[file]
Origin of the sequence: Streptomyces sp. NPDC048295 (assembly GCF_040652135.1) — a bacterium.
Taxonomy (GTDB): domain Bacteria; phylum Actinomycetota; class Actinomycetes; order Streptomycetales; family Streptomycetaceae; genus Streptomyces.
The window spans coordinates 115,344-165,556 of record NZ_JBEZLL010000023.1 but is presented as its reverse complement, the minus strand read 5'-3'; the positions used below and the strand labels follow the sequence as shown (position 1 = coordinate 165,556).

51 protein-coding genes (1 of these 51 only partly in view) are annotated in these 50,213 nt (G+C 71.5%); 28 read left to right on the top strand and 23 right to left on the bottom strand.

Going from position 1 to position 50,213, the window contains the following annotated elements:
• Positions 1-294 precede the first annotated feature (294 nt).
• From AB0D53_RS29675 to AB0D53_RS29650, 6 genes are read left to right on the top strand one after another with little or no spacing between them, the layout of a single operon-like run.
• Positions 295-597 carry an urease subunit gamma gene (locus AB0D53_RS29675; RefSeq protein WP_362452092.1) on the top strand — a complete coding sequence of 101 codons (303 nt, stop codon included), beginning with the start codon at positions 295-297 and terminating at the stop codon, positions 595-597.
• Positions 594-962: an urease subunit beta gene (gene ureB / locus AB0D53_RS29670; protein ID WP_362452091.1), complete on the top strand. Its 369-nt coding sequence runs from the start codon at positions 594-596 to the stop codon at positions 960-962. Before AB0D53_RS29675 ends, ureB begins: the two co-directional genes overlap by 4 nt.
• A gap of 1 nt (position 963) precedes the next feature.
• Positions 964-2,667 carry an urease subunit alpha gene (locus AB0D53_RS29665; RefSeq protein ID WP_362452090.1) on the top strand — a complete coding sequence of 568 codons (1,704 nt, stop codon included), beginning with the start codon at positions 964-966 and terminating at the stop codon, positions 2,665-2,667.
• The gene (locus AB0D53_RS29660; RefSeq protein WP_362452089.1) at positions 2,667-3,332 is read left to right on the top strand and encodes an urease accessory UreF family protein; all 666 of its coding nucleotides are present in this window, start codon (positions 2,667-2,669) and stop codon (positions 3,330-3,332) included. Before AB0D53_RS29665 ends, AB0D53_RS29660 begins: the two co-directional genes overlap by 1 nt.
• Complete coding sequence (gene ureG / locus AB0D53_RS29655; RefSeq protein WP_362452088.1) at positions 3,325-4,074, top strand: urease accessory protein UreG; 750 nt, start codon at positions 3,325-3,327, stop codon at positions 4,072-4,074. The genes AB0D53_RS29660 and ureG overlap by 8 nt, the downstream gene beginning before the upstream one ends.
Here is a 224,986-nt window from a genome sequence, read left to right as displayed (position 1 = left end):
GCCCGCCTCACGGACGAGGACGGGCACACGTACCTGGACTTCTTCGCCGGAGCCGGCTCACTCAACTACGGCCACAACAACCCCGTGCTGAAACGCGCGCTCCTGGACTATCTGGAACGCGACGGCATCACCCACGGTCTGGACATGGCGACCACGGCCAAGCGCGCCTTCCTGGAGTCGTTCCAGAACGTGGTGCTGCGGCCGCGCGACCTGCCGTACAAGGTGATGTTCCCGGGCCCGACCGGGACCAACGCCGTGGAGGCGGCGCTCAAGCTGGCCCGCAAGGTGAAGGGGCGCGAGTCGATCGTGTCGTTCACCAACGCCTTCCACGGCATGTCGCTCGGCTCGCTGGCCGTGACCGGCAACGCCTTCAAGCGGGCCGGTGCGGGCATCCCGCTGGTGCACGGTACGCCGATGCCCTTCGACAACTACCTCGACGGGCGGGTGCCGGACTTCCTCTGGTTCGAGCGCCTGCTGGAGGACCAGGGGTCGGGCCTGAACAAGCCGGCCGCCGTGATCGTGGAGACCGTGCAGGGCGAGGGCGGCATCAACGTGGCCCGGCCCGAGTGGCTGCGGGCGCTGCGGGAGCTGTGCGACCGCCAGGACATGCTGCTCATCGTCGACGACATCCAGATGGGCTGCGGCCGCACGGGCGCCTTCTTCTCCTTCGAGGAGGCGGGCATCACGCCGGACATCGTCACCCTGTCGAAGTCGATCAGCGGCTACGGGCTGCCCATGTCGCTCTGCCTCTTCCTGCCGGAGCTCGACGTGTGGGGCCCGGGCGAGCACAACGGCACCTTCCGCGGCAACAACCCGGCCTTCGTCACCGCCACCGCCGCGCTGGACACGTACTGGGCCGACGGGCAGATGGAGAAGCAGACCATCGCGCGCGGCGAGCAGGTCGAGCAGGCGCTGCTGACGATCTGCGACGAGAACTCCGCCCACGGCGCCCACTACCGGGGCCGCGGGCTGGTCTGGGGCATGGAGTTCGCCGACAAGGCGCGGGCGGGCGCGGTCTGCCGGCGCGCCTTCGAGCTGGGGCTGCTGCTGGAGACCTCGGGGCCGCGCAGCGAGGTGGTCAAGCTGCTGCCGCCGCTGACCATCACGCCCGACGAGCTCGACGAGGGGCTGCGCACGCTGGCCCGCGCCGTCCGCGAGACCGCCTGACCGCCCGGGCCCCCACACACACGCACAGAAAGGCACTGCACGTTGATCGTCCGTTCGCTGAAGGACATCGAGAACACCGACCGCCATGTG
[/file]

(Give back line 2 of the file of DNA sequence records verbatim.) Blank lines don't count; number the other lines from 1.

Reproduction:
Taxonomy (GTDB): domain Bacteria; phylum Actinomycetota; class Actinomycetes; order Streptomycetales; family Streptomycetaceae; genus Streptomyces.